Sam Zell’s Multifamily Legacy

The prolific investor forged one of the industry's most consequential careers.

Sam Zell, 1941-2023. Photo courtesy of Equity Investment Group

Sam Zell, the founder of Equity Residential and one of real estate’s most consequential figures of the era, has died at 81. The announcement was made by Equity Investment Group, the parent company of Equity Residential.

Equity Residential was only one of many companies founded by Zell across multiple industries. He started the company’s predecessor in 1968 while he was a student at the University of Michigan. In August 1993, the company went public on the New York Stock Exchange. Today Equity Residential is a $31 billion company that owns or has ownership interests in more than 79,000 multifamily units in major markets from coast to coast, including Boston, New York, Washington, D.C., Seattle, San Francisco and Southern California.

His real estate platform extended beyond the multifamily sector. Zell was also the founder of Equity LifeStyle Properties (ELS), a manufactured home community and resort REIT. Equity Office Properties Trust was the largest U.S. office property owner and the first REIT to be included in the S&P 100. It was eventually sold for $39 billion in what was then a record for a leveraged buyout.

Zell’s reputation for pursuing a robust investment strategy during industry downturns earned him the nickname, “the grave dancer.” He was well known for his sharp and often contrarian views on the economy and business, as well as on real estate.

As part of its succession plan, Equity Residential named David J. Neithercut as chairman of the board of trustees. Neithercut was the company’s CEO from 2006 through 2018 and has been a member of the company’s board since 2006.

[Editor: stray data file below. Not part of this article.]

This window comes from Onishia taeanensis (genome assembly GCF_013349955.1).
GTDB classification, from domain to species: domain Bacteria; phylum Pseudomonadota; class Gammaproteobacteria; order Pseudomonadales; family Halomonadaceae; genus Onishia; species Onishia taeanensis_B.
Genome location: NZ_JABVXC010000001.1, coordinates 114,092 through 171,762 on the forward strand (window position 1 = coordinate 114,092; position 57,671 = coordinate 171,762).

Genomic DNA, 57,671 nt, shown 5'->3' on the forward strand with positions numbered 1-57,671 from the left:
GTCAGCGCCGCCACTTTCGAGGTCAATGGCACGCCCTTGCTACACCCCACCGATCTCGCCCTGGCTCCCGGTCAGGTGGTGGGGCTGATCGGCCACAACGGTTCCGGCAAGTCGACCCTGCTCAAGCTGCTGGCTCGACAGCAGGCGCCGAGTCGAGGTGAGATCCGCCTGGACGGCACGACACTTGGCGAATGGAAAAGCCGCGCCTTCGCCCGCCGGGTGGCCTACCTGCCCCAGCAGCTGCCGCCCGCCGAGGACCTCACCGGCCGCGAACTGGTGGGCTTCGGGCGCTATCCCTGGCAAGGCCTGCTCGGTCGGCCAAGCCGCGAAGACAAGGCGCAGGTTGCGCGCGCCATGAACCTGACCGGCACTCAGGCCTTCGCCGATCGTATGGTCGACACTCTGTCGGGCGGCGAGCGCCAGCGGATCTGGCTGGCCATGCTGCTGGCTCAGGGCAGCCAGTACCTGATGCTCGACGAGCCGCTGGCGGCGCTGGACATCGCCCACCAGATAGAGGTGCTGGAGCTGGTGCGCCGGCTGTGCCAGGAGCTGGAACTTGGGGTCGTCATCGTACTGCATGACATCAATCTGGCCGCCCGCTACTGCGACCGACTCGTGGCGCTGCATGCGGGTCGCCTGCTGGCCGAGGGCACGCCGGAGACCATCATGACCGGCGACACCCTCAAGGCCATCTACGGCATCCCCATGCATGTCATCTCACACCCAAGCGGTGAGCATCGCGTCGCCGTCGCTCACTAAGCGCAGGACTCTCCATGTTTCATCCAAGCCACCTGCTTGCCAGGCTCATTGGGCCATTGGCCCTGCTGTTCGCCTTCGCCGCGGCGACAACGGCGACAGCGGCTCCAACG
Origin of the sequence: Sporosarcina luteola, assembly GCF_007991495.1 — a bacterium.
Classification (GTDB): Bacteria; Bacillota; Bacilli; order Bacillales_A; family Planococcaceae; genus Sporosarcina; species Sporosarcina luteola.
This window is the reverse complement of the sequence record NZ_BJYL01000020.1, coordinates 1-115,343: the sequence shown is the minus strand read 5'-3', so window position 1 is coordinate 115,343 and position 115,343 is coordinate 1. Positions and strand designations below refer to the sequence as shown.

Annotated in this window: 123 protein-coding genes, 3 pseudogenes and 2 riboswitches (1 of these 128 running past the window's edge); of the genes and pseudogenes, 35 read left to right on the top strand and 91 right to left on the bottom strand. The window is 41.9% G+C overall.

Although he was best known for his real estate entrepreneurship, Zell’s business interests encompassed a broad cross-section of the economy. His holdings included transportation, logistics, energy, waste and infrastructure, manufacturing, health-care, and agribusiness. Zell was chairman of such companies as Covanta Holding Corp., an international energy-from-waste company; Jacor Communications, a media holding company; and Anixter International Inc., a global provider of wire and cable products, which he sold in 2020 for $4.5 billion.

The son of refugees who fled Poland during World War II, Zell focused much of his philanthropy on education. Through the Zell Family Foundation, he sponsored the Zell Lurie Institute at the University of Michigan; the Zell Fellows Program for entrepreneurship at Northwestern University’s Kellogg School of Management; the Samuel Zell and Robert Lurie Real Estate Center at the University of Pennsylvania’s Wharton School; and the Zell Entrepreneurship Program at Reichman University (formerly IDC Herzliya), a private higher education institution in Israel.

Sam is survived by his wife, Helen; his sister Julie Baskes and her husband, Roger Baskes; his sister Leah Zell; three children, Kellie Zell and son-in-law Scott Peppet, Matthew Zell, and JoAnn Zell; and his nine grandchildren.

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